ExeGi Pharma’s Probiotic Visbiome Will Be Tested in MS Clinical Trial

ExeGi Pharma’s Probiotic Visbiome Will Be Tested in MS Clinical Trial

ExeGi Pharma announced a new clinical trial testing its probiotic Visbiome in people with multiple sclerosis (MS). The study will further evaluate whether changing bacteria in the gut could be therapeutically beneficial in MS.

The human body hosts millions upon millions of bacterial guests, the majority of which live in the gut, comprising the gut microbiome. In recent decades, researchers have gained new appreciation for the important role these bacteria have in human health. Among other findings, studies have demonstrated these bacteria may play important roles in ensuring the proper function of the immune system.

MS is a disease characterized by a dysregulated immune system that attacks the body’s own cells; as such, there is a theoretical basis for targeting gut bacteria as a means to treat MS.

The study will be led by researchers at Columbia University Irving Medical Center in New York, and the University of Pittsburgh.

“The gut microbiome plays an important role in modulating the immune system, which is dysregulated in individuals with MS. This study will enhance our understanding about whether probiotics may be able to advantageously reshape the immune system and prevent degeneration of the nervous system,” Rebecca Farber, MD, professor at Columbia University, said in a press release.

Visbiome (marketed as Vivomixx in Europe) is a high-potency probiotic that contains eight strains of bacteria that are thought to be beneficial for regulating the immune system.

It was tested previously in a small study with nine MS patients and 13 healthy controls. The results suggested that Visbiome could change the composition of gut bacteria, decrease inflammation, and increase the effectiveness of existing therapies for MS.

The upcoming trial (NCT04038541), which is actively recruiting about 20 people, seeks to further explore these outcomes, with an eye toward understanding whether and how targeting the gut microbiome could benefit people with MS.

“We are excited about this opportunity to expand upon the available information on the effects of probiotics in multiple sclerosis patients,” Marc Tewey, CEO of ExeGi Pharma, said.

“The probiotic formulation in Visbiome has been the subject of over 70 human clinical studies, including a preliminary study in 2018 in MS patients,” Tewey said. “The findings of this new study will be beneficial for the scientific community as a whole by contributing important information about the complex relationship between the microbiome and immune system.”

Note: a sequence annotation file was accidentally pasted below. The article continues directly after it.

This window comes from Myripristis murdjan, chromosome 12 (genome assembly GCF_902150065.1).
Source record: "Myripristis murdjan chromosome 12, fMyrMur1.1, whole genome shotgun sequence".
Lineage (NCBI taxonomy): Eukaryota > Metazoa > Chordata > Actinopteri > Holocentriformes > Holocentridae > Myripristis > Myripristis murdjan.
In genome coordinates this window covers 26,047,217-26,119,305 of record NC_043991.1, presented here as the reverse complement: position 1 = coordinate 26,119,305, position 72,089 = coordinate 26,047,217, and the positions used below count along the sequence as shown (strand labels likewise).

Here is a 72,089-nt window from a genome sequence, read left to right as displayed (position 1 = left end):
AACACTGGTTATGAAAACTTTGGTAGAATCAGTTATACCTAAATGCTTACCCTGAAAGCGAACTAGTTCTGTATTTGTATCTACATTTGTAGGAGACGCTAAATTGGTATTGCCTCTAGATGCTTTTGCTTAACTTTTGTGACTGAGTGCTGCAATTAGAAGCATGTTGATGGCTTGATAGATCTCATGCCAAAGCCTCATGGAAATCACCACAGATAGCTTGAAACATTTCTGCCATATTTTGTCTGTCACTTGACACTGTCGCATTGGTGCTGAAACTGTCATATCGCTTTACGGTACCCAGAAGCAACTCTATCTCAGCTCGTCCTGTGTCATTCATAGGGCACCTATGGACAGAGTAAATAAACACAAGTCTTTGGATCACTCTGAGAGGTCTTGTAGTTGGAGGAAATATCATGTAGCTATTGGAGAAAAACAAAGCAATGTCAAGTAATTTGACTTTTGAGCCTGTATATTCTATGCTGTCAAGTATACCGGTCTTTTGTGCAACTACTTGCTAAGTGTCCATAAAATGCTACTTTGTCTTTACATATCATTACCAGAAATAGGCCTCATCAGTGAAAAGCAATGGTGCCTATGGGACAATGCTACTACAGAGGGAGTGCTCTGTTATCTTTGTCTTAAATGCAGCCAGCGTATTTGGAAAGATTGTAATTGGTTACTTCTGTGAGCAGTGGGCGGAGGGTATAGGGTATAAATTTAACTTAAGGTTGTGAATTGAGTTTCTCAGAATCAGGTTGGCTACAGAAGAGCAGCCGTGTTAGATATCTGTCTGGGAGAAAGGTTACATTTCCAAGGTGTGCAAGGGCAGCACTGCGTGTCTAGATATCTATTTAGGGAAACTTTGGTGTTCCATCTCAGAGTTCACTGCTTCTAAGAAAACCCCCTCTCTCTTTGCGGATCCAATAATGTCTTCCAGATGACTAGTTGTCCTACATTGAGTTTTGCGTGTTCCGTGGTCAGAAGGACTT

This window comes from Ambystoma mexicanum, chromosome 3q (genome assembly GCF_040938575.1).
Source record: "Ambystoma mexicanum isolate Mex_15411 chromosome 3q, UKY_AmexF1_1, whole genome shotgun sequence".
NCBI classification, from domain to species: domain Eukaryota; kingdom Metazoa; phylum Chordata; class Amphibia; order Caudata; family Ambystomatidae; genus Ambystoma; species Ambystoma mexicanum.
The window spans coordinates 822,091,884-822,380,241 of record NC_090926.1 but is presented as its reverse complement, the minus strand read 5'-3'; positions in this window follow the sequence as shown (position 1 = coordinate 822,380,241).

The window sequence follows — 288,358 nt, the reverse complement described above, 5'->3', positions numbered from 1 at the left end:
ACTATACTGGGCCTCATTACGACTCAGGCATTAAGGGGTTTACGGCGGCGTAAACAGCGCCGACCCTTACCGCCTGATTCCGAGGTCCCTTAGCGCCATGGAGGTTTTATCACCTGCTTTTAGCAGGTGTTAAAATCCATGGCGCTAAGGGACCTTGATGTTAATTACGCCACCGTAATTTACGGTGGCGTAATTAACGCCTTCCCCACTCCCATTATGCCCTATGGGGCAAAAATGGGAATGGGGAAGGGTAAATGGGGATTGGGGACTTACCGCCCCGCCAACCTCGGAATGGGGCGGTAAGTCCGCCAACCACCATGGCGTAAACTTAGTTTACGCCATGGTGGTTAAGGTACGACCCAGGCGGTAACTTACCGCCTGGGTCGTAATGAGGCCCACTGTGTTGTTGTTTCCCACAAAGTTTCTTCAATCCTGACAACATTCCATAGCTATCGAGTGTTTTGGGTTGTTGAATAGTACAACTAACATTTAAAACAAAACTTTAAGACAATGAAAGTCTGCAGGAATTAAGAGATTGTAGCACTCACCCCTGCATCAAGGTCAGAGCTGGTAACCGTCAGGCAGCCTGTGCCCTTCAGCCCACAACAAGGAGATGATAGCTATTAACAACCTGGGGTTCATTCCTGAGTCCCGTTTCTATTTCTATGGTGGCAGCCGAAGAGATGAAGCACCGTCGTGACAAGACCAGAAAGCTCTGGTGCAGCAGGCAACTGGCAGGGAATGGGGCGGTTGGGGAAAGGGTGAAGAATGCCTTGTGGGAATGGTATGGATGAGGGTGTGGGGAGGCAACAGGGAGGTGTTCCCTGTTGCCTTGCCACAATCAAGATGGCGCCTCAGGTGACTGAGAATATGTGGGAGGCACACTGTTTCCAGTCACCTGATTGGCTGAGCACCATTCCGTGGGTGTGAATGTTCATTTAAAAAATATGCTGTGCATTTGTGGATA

Marisa holds an MS in Cellular and Molecular Pathology from the University of Pittsburgh, where she studied novel genetic drivers of ovarian cancer. She specializes in cancer biology, immunology, and genetics. Marisa began working with BioNews in 2018, and has written about science and health for SelfHacked and the Genetics Society of America. She also writes/composes musicals and coaches the University of Pittsburgh fencing club.
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Patrícia holds her PhD in Medical Microbiology and Infectious Diseases from the Leiden University Medical Center in Leiden, The Netherlands. She has studied Applied Biology at Universidade do Minho and was a postdoctoral research fellow at Instituto de Medicina Molecular in Lisbon, Portugal. Her work has been focused on molecular genetic traits of infectious agents such as viruses and parasites.
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Marisa holds an MS in Cellular and Molecular Pathology from the University of Pittsburgh, where she studied novel genetic drivers of ovarian cancer. She specializes in cancer biology, immunology, and genetics. Marisa began working with BioNews in 2018, and has written about science and health for SelfHacked and the Genetics Society of America. She also writes/composes musicals and coaches the University of Pittsburgh fencing club.
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3 comments

  1. Salvatore Lombardi says:

    please observe the studies of Dr. Kousmine which lasted 40 years.
    Dr. Kousmine died in the 1990s and had already highlighted the importance of nutrition.
    These discoveries seem to me rather late …

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